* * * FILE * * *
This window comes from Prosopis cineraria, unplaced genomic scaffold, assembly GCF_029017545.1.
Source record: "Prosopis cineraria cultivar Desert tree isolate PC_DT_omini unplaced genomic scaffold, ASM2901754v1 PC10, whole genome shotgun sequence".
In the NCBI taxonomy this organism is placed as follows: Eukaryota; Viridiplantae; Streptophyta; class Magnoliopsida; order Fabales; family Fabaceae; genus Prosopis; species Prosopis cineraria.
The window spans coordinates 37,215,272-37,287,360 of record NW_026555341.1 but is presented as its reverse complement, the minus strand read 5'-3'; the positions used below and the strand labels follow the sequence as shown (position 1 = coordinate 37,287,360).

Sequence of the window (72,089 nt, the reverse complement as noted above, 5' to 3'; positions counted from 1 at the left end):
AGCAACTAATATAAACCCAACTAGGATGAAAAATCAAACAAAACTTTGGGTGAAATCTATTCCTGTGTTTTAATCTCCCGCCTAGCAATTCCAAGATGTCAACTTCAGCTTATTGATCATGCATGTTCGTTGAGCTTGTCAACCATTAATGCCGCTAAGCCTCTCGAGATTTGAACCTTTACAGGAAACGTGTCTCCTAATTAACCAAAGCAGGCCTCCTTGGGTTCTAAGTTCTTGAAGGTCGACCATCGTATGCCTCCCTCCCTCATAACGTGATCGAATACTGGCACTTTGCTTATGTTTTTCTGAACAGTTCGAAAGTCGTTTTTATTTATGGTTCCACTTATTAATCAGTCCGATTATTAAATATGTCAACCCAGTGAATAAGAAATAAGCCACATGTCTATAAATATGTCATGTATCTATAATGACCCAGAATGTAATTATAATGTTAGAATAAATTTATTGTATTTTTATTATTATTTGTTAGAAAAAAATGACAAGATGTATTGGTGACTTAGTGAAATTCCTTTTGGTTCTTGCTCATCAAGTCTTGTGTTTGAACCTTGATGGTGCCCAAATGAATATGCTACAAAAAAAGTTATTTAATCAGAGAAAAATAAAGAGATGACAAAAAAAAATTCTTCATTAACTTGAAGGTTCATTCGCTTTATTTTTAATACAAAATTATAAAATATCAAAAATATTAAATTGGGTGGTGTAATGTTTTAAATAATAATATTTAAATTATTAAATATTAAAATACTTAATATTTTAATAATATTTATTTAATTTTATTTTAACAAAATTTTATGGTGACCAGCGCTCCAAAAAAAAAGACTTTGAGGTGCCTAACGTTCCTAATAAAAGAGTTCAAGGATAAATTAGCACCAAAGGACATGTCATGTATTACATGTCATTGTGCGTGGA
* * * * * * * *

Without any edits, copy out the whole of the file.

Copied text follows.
This window comes from Prosopis cineraria, unplaced genomic scaffold, assembly GCF_029017545.1.
Source record: "Prosopis cineraria cultivar Desert tree isolate PC_DT_omini unplaced genomic scaffold, ASM2901754v1 PC10, whole genome shotgun sequence".
In the NCBI taxonomy this organism is placed as follows: Eukaryota; Viridiplantae; Streptophyta; class Magnoliopsida; order Fabales; family Fabaceae; genus Prosopis; species Prosopis cineraria.
The window spans coordinates 37,215,272-37,287,360 of record NW_026555341.1 but is presented as its reverse complement, the minus strand read 5'-3'; the positions used below and the strand labels follow the sequence as shown (position 1 = coordinate 37,287,360).

Sequence of the window (72,089 nt, the reverse complement as noted above, 5' to 3'; positions counted from 1 at the left end):
AGCAACTAATATAAACCCAACTAGGATGAAAAATCAAACAAAACTTTGGGTGAAATCTATTCCTGTGTTTTAATCTCCCGCCTAGCAATTCCAAGATGTCAACTTCAGCTTATTGATCATGCATGTTCGTTGAGCTTGTCAACCATTAATGCCGCTAAGCCTCTCGAGATTTGAACCTTTACAGGAAACGTGTCTCCTAATTAACCAAAGCAGGCCTCCTTGGGTTCTAAGTTCTTGAAGGTCGACCATCGTATGCCTCCCTCCCTCATAACGTGATCGAATACTGGCACTTTGCTTATGTTTTTCTGAACAGTTCGAAAGTCGTTTTTATTTATGGTTCCACTTATTAATCAGTCCGATTATTAAATATGTCAACCCAGTGAATAAGAAATAAGCCACATGTCTATAAATATGTCATGTATCTATAATGACCCAGAATGTAATTATAATGTTAGAATAAATTTATTGTATTTTTATTATTATTTGTTAGAAAAAAATGACAAGATGTATTGGTGACTTAGTGAAATTCCTTTTGGTTCTTGCTCATCAAGTCTTGTGTTTGAACCTTGATGGTGCCCAAATGAATATGCTACAAAAAAAGTTATTTAATCAGAGAAAAATAAAGAGATGACAAAAAAAAATTCTTCATTAACTTGAAGGTTCATTCGCTTTATTTTTAATACAAAATTATAAAATATCAAAAATATTAAATTGGGTGGTGTAATGTTTTAAATAATAATATTTAAATTATTAAATATTAAAATACTTAATATTTTAATAATATTTATTTAATTTTATTTTAACAAAATTTTATGGTGACCAGCGCTCCAAAAAAAAAGACTTTGAGGTGCCTAACGTTCCTAATAAAAGAGTTCAAGGATAAATTAGCACCAAAGGACATGTCATGTATTACATGTCATTGTGCGTGGA